Researchers have developed a way to transmit data through free space by eliminating the need for fiber optic cables for light.
The use of light as a medium of communication seems to be a faster and more advanced technology. But while we are using light, what about the transmission medium? The present modern technology uses fiber cables as their transmission medium, but what if this light-carrying information could be transmitted as normal light? What development might lead to that?
New signal-processing algorithms have been shown to reduce the effect of noise in free-space optical experiments, potentially bringing the “free space” of the internet one step closer to reality. A team of researchers, from Aston University’s Aston Institute of Photonic Technologies and Glasgow University, used a commercially available photonic lantern, a commercial transponder, and a spatial light modulator to simulate the disturbance. By applying a sequential interference cancellation digital signal processing algorithm, they achieved record results.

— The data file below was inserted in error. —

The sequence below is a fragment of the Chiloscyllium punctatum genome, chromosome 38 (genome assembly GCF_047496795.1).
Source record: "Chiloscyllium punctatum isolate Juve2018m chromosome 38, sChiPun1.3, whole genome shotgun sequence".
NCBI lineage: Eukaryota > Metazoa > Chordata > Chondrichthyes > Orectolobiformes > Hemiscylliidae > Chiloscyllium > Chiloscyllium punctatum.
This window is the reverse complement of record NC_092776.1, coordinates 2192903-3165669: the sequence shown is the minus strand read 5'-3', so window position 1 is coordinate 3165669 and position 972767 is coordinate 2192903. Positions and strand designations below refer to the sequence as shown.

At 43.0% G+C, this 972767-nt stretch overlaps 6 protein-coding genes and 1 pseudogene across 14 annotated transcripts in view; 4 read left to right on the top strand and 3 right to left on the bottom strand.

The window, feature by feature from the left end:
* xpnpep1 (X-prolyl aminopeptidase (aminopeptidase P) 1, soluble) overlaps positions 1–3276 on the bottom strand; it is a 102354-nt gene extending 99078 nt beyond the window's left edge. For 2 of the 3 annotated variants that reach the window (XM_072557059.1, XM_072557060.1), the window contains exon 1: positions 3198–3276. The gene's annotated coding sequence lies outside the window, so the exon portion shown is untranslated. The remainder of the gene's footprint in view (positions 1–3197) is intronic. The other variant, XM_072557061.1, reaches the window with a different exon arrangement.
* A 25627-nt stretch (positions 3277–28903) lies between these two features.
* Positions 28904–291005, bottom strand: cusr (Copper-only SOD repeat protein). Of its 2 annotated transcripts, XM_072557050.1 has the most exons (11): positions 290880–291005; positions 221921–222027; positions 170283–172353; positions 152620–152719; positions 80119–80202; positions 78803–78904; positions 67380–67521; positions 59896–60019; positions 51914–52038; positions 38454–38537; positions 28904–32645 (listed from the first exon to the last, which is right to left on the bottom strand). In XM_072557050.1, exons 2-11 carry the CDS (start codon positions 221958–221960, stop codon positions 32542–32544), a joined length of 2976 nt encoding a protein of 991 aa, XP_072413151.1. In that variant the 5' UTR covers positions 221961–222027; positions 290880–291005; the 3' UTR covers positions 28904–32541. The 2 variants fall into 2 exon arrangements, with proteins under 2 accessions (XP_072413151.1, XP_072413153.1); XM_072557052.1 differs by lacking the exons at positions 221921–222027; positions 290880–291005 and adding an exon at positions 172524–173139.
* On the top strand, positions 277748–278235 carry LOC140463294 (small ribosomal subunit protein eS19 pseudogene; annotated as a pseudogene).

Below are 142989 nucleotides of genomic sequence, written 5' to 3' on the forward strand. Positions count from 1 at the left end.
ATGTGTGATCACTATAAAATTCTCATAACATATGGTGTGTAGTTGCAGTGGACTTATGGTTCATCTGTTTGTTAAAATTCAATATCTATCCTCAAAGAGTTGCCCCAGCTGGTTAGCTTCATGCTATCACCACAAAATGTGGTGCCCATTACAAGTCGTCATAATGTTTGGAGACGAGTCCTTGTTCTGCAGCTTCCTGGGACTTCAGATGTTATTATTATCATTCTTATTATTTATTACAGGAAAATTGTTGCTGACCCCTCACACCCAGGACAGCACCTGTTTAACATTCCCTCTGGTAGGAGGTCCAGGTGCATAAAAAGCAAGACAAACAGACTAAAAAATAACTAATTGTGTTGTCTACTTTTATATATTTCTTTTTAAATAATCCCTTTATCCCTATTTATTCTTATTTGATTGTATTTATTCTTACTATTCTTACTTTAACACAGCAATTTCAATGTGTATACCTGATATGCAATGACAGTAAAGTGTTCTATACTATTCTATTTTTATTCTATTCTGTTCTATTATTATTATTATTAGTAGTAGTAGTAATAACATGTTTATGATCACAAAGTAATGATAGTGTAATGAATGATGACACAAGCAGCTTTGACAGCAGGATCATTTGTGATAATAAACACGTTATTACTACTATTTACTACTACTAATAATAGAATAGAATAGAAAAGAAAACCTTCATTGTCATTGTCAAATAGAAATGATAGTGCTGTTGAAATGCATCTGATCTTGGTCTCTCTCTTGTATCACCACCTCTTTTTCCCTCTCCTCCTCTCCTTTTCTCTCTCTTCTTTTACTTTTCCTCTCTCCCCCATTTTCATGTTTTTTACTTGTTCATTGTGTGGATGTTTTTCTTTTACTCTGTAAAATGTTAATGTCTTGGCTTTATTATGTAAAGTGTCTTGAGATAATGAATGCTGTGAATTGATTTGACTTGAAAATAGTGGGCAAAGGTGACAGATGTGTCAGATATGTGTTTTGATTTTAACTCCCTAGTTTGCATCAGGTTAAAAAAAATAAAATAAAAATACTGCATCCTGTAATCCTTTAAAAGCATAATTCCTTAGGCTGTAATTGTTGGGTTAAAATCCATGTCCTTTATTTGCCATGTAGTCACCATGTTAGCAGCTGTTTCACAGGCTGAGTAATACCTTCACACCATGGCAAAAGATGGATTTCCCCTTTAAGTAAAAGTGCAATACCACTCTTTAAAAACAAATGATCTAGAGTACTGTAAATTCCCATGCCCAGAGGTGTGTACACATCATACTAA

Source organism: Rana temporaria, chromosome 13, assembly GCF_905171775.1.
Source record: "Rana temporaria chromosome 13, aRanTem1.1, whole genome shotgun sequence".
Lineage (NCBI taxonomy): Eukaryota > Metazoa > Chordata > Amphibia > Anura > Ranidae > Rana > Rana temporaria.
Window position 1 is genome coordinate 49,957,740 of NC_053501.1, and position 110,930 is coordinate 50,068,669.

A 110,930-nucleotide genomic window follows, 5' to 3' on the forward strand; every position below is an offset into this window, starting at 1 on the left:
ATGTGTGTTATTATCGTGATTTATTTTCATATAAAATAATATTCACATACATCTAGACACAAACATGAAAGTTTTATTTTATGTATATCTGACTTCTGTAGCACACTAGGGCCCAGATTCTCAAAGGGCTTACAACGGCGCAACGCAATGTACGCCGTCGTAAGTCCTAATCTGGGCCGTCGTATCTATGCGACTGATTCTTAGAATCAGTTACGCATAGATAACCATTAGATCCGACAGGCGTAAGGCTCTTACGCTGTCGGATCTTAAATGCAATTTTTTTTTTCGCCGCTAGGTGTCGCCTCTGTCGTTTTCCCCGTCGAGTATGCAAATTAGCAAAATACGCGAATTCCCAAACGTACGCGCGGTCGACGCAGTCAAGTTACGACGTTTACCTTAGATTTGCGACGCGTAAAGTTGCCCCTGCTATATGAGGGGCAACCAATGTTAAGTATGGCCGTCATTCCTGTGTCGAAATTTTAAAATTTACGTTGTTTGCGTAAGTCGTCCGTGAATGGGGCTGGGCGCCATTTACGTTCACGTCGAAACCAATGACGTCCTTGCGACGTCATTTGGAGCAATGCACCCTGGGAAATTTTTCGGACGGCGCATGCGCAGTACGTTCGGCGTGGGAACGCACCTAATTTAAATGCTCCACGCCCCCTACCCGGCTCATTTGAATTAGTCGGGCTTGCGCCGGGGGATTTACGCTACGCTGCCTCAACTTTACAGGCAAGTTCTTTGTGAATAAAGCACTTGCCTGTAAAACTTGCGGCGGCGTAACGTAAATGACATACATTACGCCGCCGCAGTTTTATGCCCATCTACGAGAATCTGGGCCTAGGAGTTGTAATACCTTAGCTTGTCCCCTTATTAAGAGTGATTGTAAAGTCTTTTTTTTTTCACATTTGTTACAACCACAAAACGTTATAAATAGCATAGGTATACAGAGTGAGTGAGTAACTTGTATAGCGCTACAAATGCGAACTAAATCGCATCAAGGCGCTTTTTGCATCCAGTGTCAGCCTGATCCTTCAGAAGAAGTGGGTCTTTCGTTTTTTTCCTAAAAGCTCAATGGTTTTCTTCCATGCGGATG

Researchers simultaneously transmit multiple data signals using different spatially shaped beams of light using a so-called photonic lantern. Confusion changes the shape of the beams, often losing the signal if only a simple shape is transmitted and detected, but by detecting the light of these shapes with a second lantern, more light is detected. can be collected by the receiver, and the original data can be unscrambled. This greatly reduces the effect of the atmosphere on the quality of the data received, in a technique known as Multiple-input multiple-output (MIMO) digital signal processing.
According to professor Andrew Ellis of Aston University said, “Using a beam, when a beam is transmitted, the turbulence similar to a hot sunny day destroys the signal 50% of the time. Through sending multiple beams of different shapes through the same telescopes and identifying different shapes, not only have we increased the availability to more than 99%, we have increased the capacity to more than 500 Gbit/s, or more than 500 ultra-fast Pure -Fiber broadband links.”
This project aims to provide internet performance with a Pure-Fiber connection without the need to install cables. It uses a free space optical communication system that can link remote sites using a wireless optical line of site signal to link to nearby fiber sources in more affluent suburbs.
Reference: Yiming Li et al, Enhanced Atmospheric Turbulence Resiliency With Sequential Interference Cancellation DSP in Mode Division Multiplexing Free-Space Optical Links, Journal of Lightwave Technology (2022). DOI: 10.1109/JLT.2022.3209092